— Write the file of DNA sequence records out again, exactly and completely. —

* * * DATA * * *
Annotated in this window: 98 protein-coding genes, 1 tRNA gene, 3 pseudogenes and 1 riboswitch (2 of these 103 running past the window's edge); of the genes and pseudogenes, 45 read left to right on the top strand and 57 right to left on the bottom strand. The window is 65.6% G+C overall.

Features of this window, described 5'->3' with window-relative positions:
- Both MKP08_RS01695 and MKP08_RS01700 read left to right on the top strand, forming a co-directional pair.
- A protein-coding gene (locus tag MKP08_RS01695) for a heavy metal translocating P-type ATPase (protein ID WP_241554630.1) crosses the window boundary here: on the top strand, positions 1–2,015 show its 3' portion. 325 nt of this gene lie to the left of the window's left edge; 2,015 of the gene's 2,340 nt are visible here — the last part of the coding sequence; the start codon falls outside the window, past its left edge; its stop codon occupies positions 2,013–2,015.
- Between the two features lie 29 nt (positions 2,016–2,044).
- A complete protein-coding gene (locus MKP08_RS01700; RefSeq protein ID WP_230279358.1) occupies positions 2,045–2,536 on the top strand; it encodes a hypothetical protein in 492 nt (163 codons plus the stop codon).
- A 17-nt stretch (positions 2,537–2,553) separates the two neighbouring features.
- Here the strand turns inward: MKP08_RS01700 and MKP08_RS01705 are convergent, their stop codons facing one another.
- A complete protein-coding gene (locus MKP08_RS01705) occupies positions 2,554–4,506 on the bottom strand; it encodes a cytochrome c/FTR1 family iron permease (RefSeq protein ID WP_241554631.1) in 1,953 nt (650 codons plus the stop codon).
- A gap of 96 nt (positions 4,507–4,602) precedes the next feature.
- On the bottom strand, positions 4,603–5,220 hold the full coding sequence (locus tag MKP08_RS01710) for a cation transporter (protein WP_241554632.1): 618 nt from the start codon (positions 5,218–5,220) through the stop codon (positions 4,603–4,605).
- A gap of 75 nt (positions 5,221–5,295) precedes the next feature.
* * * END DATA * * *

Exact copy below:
Annotated in this window: 98 protein-coding genes, 1 tRNA gene, 3 pseudogenes and 1 riboswitch (2 of these 103 running past the window's edge); of the genes and pseudogenes, 45 read left to right on the top strand and 57 right to left on the bottom strand. The window is 65.6% G+C overall.

Features of this window, described 5'->3' with window-relative positions:
- Both MKP08_RS01695 and MKP08_RS01700 read left to right on the top strand, forming a co-directional pair.
- A protein-coding gene (locus tag MKP08_RS01695) for a heavy metal translocating P-type ATPase (protein ID WP_241554630.1) crosses the window boundary here: on the top strand, positions 1–2,015 show its 3' portion. 325 nt of this gene lie to the left of the window's left edge; 2,015 of the gene's 2,340 nt are visible here — the last part of the coding sequence; the start codon falls outside the window, past its left edge; its stop codon occupies positions 2,013–2,015.
- Between the two features lie 29 nt (positions 2,016–2,044).
- A complete protein-coding gene (locus MKP08_RS01700; RefSeq protein ID WP_230279358.1) occupies positions 2,045–2,536 on the top strand; it encodes a hypothetical protein in 492 nt (163 codons plus the stop codon).
- A 17-nt stretch (positions 2,537–2,553) separates the two neighbouring features.
- Here the strand turns inward: MKP08_RS01700 and MKP08_RS01705 are convergent, their stop codons facing one another.
- A complete protein-coding gene (locus MKP08_RS01705) occupies positions 2,554–4,506 on the bottom strand; it encodes a cytochrome c/FTR1 family iron permease (RefSeq protein ID WP_241554631.1) in 1,953 nt (650 codons plus the stop codon).
- A gap of 96 nt (positions 4,507–4,602) precedes the next feature.
- On the bottom strand, positions 4,603–5,220 hold the full coding sequence (locus tag MKP08_RS01710) for a cation transporter (protein WP_241554632.1): 618 nt from the start codon (positions 5,218–5,220) through the stop codon (positions 4,603–4,605).
- A gap of 75 nt (positions 5,221–5,295) precedes the next feature.